Scene Three: Alea Acta Est

Int., night. Candy Soosman Hartnett is talking animatedly. Delaney is listening, his face an art in practiced unreadability.

Candy had barely finished telling her tale when there was a knock at the door. I got up and opened it inwards to a man with a bluish face, an aquiline nose and what, according to my admittedly limited knowledge, looked like a Luger Parabellum.

As I glanced from the barrel to his face, I could see a nervous twitch in both. I lunged as quickly as my muscles allowed. I had managed to turn the gun barrel to one side while simultaneously twisting the grip out of his hand before Candy shouted, “Ray! No, wait.”

I looked at the gun. The safety catch was on. Candy stepped between us and said, “Ray, this is Mr Butler. He’s my husband’s assistant and associate.” I looked at Mr Butler. He looked at me. “He was just doing his job—he must have wondered who I was talking to at such a late hour and thought that he should double check.” Butler nodded like a good dog.

“Well,” I said. “I don’t think I’ll ask what line of business Mr Hartnett is in that he needs assistants like Mr Butler here. At least I can be sure he doesn’t earn enough to afford someone who’s good at their job.” Just as nothing is scarier than the wrath of a giant, there is nothing more amusing than the fury of a small man. Butler began to scurry away muttering something about calling his boss right away.

Turning back, Candy was alone in the middle of the room, the tired rings beneath her eyes drawing her face in and making her seem even thinner than normal. Her usually sleek figure had suddenly lost its appeal, or perhaps it was just my own exhaustion playing tricks on desire. I wasn’t quite sure, and I wouldn’t be tonight.

“I should go,” I staccatoed. I grinned quickly and added, “but I’ll be back to pick you up tomorrow night, 8pm, for dinner.” She smiled as I was leaving her room, but by the time I’d reached the revolving doors in the lobby it was the tired, drawn, melancholy Candy Soosman who stayed burned into my retinas.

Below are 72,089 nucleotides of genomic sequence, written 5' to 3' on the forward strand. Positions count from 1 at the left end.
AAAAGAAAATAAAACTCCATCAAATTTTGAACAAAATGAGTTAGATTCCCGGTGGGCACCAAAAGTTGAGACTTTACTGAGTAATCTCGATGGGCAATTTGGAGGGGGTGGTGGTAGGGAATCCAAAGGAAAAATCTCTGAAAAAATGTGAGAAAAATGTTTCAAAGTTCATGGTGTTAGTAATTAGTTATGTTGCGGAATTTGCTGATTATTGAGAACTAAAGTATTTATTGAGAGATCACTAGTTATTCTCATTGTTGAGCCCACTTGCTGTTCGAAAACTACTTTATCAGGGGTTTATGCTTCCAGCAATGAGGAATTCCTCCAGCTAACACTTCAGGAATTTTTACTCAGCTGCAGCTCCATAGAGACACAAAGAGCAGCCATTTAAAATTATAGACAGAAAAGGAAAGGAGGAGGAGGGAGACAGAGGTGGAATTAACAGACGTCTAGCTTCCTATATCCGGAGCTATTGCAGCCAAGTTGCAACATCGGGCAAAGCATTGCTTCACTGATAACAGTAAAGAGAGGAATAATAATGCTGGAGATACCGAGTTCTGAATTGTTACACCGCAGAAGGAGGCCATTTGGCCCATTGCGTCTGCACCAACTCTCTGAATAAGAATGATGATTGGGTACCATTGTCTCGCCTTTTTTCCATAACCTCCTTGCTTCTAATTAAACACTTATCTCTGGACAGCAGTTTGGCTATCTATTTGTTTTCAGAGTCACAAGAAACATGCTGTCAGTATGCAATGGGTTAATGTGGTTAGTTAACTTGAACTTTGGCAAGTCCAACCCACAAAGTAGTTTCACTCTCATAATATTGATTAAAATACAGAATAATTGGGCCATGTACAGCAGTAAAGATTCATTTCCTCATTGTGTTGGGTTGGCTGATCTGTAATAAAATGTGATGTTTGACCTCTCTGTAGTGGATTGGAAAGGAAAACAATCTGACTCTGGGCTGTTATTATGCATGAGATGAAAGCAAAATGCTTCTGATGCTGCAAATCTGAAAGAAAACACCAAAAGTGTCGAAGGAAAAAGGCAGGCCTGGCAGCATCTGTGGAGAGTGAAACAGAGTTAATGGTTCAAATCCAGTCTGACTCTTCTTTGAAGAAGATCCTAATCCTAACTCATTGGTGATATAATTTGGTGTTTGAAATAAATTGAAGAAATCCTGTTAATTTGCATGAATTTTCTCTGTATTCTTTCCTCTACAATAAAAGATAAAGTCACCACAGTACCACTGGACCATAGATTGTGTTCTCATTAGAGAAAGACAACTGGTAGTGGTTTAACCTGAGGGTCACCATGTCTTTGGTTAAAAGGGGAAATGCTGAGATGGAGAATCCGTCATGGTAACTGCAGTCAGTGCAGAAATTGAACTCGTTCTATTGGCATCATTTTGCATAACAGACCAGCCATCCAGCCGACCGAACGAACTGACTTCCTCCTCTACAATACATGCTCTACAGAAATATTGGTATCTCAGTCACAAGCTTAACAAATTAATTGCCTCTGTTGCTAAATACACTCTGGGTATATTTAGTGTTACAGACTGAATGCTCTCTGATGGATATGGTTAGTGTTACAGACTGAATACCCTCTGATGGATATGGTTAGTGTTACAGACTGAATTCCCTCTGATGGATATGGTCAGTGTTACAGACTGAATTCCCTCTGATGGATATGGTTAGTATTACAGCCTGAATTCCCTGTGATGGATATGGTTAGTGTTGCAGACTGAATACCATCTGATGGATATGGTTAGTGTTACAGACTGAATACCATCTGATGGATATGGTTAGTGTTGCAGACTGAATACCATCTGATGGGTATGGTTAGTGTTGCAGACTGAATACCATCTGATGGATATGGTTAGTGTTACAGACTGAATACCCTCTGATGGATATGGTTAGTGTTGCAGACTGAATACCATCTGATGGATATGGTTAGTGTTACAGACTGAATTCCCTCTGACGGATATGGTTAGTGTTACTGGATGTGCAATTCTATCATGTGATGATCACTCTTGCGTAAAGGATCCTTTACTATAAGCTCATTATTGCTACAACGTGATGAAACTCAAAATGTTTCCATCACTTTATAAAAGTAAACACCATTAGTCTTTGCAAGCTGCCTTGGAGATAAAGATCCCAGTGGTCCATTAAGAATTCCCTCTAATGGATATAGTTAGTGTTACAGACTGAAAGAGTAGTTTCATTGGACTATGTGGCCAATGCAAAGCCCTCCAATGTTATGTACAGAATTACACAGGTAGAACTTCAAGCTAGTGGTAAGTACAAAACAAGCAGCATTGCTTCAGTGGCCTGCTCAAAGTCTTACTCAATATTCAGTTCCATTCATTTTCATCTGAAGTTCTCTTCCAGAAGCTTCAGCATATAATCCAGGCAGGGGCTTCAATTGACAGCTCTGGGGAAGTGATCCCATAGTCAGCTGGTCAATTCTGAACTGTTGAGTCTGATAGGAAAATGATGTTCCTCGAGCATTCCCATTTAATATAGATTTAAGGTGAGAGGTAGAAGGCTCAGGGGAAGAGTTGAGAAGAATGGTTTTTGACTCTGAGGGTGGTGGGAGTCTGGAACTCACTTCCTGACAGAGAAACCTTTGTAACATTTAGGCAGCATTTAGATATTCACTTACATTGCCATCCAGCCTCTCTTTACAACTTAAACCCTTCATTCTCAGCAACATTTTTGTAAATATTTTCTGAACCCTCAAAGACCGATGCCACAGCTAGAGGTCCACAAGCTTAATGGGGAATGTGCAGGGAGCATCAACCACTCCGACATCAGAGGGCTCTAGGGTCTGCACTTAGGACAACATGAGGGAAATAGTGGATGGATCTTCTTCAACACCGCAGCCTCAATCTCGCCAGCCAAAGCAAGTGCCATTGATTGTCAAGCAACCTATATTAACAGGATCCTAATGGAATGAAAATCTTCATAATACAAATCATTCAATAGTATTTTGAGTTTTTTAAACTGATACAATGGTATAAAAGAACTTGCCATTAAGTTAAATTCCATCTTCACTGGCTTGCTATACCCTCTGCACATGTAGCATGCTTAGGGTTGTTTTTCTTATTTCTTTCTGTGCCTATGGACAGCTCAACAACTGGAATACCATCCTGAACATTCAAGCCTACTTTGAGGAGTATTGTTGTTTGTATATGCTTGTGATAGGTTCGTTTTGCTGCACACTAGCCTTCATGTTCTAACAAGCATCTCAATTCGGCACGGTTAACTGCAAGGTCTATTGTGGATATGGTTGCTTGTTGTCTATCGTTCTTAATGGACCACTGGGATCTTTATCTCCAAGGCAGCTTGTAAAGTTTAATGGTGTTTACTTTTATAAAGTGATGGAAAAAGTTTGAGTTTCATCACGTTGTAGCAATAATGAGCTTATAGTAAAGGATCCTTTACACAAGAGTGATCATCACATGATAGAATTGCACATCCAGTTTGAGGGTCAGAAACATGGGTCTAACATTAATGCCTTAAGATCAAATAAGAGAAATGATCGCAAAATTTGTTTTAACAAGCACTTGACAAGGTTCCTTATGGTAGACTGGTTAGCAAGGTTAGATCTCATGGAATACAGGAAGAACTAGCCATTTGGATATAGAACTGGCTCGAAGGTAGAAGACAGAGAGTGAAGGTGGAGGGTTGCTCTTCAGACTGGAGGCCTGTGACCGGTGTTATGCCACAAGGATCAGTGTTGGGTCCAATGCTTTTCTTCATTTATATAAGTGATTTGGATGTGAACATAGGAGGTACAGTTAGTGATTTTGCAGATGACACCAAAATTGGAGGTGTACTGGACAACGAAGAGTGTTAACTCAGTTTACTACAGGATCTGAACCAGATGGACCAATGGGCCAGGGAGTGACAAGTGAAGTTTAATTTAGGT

Int., night. Delaney is walking his apartment in the dark, peering out of the windows. A tumbler of whiskey in his left hand, he is wearing pyjama pants and a white vest.

As I softly lay the curtain back in place I switched on a floor lamp. There was no point in pretending I wasn’t here—Mr Butler had followed me to my building and knew I was at home—but I always took a moment to ascertain whether or not my erstwhile companions were going to stay the night or not. And since the black soft-top Buick was subtle, but not that subtle, I knew the aptly-named assistant to Mr Hartnett was staying the course. I sipped some bourbon. What the hell, I thought—he’s got a bucket seat and a hundred cups of coffee, and I’ve got whiskey and an adequate bed.

I sat down and allowed my mind to put some jigsaw pieces together. After our jaunt in Germany five years ago, Candy Soosman had come back to a distant aunt who became more distant on her passing and her passing on an unexpected inheritance to Candy. Where once she’d sat through one hundred lowlifes and ex-criminals looking for an easy broad, now Ms Soosman was a rich young woman with a fortune and in want of a husband.

Enter Julian Hartnett, stage left. A successful businessman in his own right, Hartnett had his own multinational company producing biochemical products and his own yacht. By then, I didn’t even have my own hat. They took off for the west coast in a Cadillac with no roof and no goodbyes.

Then last week Don had called me in to act as a safety net in this mess of a case he was working on, telling me that I might be someone the perps would trust just enough to deal with. What he didn’t tell me was that Sadie Tannhauser was involved. And what no one had told me was just what it was she had that these guys were after.

The end of Candy’s story clattered around in my skull, hooking left to right. “And something went missing, Ray—important papers from Julian’s office dealing with some new project of Hartnett Biolife’s (I don’t really understand the technical side of things).” That last part I hadn’t believed. “Julian told me that he thought his new secretary had taken them—that he couldn’t trust her—and he told me her name. Sadie Jenkins, formerly Mrs Donald Tannhauser.”

Ext., night. Delaney’s apartment lights are extinguished. Mr Butler is reading the morning edition and drinking coffee in his Buick.


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